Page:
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Leading a Generation: M365 & Productivity for Students

When I became a student, everyone told me that I’d have to work harder. However, I would say it’s more about working smarter. This can be done with the help of productivity software to plan and schedule your activities. 


Many of us need specific tools to complete our studies. You might use Microsoft Visual Studio for developing computer programmes, Word for writing coursework, or Calendar for scheduling meetings.


But why should you use productivity tools?


Simple. It makes essential, everyday computing tasks more efficient. 


Think of the last time you used your computer, which was probably sometime today. What task did you need to accomplish, and what software did you use to do so? The likelihood is, you used productivity software.


Everyday tasks can be tackled with productivity tools.


Need to write your placement report? What about creating address labels, or a graph with data you’ve collected from your recent survey? All the above and more are easier to do thanks to productivity software.


For your benefit, I tested the tools listed below, for both ease of use and how well they worked on Windows 10. I’ll be focusing on apps that have helped me work more efficiently, rather than tools primarily used to work.


Listed below are three productivity tools I think you should have:


University Commitments

Beyond work, university commitments can consume a lot of time. Whether you’re on a committee or have 3 lectures a day, you need to manage your time and make good use of it. I discovered shared calendars while doing my internship at Hable and was, at first, scared by the concept. Why am I sharing a calendar and why are other people sharing theirs with me?

We have to work together effectively and that’s easily done when we can respect each other’s timetables. Through a shared calendar, you can see when people are free and when they aren’t, and vice versa. You can simply book a meeting with your supervisor without a 30-message long email chain suggesting and rejecting times and dates. You can also keep your supervisor happy with the ‘send later’ tool, it makes your all-nighters far more subtle as you can to send the work at 8am rather than the actual time you finished it.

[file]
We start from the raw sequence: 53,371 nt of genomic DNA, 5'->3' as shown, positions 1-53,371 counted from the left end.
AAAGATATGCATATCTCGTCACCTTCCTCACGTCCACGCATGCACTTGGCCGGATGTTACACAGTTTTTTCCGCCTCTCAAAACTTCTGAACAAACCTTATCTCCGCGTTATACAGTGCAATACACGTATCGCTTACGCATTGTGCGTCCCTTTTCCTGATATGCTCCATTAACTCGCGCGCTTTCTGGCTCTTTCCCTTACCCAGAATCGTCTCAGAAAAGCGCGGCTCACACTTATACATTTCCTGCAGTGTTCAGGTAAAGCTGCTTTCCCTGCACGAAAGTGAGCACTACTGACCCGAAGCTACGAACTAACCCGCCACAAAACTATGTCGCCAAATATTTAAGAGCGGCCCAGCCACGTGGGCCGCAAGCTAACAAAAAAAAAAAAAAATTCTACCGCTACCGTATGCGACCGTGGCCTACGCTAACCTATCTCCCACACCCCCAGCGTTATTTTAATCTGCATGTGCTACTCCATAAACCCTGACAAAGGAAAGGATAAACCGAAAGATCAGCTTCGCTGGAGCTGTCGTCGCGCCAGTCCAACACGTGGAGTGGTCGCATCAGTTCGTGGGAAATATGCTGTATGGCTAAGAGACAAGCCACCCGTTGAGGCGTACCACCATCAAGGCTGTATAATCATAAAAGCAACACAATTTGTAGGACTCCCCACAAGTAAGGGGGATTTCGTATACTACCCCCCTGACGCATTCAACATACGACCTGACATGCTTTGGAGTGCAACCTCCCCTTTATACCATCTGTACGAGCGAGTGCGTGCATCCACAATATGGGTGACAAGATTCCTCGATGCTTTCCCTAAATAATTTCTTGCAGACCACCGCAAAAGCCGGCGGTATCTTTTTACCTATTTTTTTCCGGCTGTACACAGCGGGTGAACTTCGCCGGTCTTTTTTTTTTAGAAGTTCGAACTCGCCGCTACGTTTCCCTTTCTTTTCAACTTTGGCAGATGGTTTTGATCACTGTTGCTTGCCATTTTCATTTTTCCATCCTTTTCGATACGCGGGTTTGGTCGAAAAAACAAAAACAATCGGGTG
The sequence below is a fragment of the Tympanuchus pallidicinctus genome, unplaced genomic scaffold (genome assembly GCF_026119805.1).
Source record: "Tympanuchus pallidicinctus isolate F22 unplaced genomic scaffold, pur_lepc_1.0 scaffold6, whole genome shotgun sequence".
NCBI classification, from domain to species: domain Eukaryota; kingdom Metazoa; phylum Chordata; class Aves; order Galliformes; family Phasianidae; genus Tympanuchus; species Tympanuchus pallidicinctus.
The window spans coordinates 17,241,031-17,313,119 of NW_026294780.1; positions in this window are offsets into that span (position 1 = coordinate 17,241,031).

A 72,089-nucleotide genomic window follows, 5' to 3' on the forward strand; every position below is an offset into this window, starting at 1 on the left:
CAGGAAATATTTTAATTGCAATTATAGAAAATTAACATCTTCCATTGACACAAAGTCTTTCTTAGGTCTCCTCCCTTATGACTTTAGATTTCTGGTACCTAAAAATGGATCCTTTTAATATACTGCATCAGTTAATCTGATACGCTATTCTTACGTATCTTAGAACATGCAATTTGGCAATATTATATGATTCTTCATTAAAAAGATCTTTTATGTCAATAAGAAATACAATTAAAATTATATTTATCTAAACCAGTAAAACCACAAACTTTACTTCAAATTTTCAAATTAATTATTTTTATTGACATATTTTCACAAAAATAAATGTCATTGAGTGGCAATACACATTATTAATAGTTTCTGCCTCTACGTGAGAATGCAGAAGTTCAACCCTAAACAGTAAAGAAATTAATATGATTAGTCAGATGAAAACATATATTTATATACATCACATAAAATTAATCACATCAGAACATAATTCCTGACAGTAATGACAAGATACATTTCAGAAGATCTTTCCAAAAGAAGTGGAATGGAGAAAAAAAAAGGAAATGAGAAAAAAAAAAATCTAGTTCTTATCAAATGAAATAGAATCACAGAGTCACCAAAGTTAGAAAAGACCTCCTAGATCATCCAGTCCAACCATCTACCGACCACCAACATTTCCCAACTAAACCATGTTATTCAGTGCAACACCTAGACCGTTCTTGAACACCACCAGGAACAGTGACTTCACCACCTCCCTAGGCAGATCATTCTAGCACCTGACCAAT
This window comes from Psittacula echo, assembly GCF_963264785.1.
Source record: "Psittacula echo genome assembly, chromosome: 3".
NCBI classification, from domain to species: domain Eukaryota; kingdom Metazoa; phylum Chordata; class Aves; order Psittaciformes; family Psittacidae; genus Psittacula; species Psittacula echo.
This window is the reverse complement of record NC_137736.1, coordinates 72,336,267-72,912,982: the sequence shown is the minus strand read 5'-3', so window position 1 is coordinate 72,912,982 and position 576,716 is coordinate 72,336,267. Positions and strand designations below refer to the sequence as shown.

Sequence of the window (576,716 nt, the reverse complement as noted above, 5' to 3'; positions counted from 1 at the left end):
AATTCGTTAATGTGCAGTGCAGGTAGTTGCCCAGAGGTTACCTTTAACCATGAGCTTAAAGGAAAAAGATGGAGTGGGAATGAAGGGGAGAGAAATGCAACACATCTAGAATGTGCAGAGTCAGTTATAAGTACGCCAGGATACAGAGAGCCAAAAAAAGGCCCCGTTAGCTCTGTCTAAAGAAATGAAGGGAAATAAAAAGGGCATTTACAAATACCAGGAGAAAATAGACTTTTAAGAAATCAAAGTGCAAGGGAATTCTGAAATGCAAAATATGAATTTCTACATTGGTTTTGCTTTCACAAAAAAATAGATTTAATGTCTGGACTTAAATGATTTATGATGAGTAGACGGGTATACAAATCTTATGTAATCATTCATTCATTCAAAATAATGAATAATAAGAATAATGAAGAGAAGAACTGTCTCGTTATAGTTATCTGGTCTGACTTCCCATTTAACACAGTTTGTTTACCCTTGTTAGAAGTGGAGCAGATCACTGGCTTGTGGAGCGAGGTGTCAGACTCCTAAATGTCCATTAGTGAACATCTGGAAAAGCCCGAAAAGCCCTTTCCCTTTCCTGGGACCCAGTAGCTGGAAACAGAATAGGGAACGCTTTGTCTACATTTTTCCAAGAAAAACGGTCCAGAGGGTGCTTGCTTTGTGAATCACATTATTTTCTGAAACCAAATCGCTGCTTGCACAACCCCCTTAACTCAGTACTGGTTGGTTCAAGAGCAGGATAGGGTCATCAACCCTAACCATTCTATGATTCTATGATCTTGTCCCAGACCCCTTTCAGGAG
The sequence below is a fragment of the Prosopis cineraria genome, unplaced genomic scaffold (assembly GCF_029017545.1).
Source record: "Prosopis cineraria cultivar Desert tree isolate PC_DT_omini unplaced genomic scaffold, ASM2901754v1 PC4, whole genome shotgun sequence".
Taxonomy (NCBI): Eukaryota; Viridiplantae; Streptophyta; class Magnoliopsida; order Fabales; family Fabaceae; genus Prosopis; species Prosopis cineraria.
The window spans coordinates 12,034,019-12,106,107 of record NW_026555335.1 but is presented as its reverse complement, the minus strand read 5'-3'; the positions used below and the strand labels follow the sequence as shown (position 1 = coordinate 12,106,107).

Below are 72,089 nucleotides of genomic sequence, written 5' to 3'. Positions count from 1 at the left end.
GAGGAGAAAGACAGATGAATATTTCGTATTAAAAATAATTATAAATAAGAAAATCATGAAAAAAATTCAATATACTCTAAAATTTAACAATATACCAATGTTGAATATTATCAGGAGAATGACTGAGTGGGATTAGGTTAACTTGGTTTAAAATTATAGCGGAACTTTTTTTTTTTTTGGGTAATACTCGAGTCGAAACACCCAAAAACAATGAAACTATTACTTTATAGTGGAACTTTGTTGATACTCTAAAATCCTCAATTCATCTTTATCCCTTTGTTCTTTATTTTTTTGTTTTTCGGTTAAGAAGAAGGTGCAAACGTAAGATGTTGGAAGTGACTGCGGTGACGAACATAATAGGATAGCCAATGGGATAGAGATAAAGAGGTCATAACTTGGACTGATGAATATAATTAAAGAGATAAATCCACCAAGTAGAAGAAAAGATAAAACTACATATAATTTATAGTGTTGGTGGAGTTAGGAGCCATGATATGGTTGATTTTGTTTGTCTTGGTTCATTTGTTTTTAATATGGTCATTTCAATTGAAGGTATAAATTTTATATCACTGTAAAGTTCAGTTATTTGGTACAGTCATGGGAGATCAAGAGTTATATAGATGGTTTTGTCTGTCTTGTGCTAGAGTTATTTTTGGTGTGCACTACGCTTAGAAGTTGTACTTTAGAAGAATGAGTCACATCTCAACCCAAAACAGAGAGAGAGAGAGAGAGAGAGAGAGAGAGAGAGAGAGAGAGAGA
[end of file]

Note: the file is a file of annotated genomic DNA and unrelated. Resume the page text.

To avoid all-nighters, try using MyAnalytics which gives you an insight into how you work, seeing your work habits can help you to create new, healthier ones.

Recognise what skills will be valuable in the work place…


Arguably, however, the most stressful part of university is the impending doom of it all ending. When thinking about the future and ‘adulting’, digital skills become transferrable. Being able to juggle being in the basketball team and the knitting society while doing a degree, shows that you’re a good team player, have an eye for detail and are good at managing your time. In the same way, your ‘send later’ and meeting booking skills are needed in the workplace. Plus, if you’re good at making and using spreadsheets in Excel you’re a serious candidate.

Even more so, thank your primary school teachers for teaching you basic PowerPoint skills and level them up, because PowerPoint is powerful in the workplace. Whether presenting your work or an idea to a boss or pitching your business to a potential client, PowerPoints are frequently used. In addition, Microsoft Word has a CV assistant in the review menu that works with LinkedIn to give you examples of how people describe their work experience in their CVs for inspiration. It also lists the top skills in your industry so you can develop them or put them at the top of your CV, and lets you know about available jobs. Thus, entering the workplace and having a great CV are made easier when you have digital skills… are you seeing a theme here?


Finally, being a student isn’t my life, it’s more like a personality trait. There are things beyond being a student that affect how we study and live and it’s important that we consider these factors for ourselves and other people.

For instance, the background blur feature in Microsoft Teams meetings came from Swetha Machanavajhala, a software engineer at Microsoft who is deaf. She would ask her parents to turn off background lights so she could focus on faces and lip-read better. Teams meetings can also be recorded for later viewing, transcribed and have live captions – my friend and I played around with them and found that they are very accurate (and politically correct).

There are also accessibility tools in the review sections of apps to ensure that documents are made in an accessible way, such as having good font size and colour combinations that are easy for everybody to read. A similar tool, MailTips, can be found in Outlook. They are messages in the InfoBar that let you know that recipients may prefer accessible content and a way for you to let people know how you prefer to receive your emails in a more discreet way. There are also views created to enhance focus and colour schemes that can cater to your light sensitivity and aesthetic preferences. You can get more information about all of this at the Microsoft Disability help desk and their accessibility webinars. I look forward to finding more ways to cater my own and other peoples’ experiences to their personal circumstances.


I guess, after all of this has been said, it becomes clear that my initial point is true: digital skills can help us tackle the challenges of work, commitments, career and accessibility. A great philosopher, Mr Miyagi, once said, ‘Man who catch fly with chopstick, accomplish anything’.

I think a person who develops their digital skills can accomplish anything.

To learn more about doing an internship with Hable, get in touch: info@hable.co.uk

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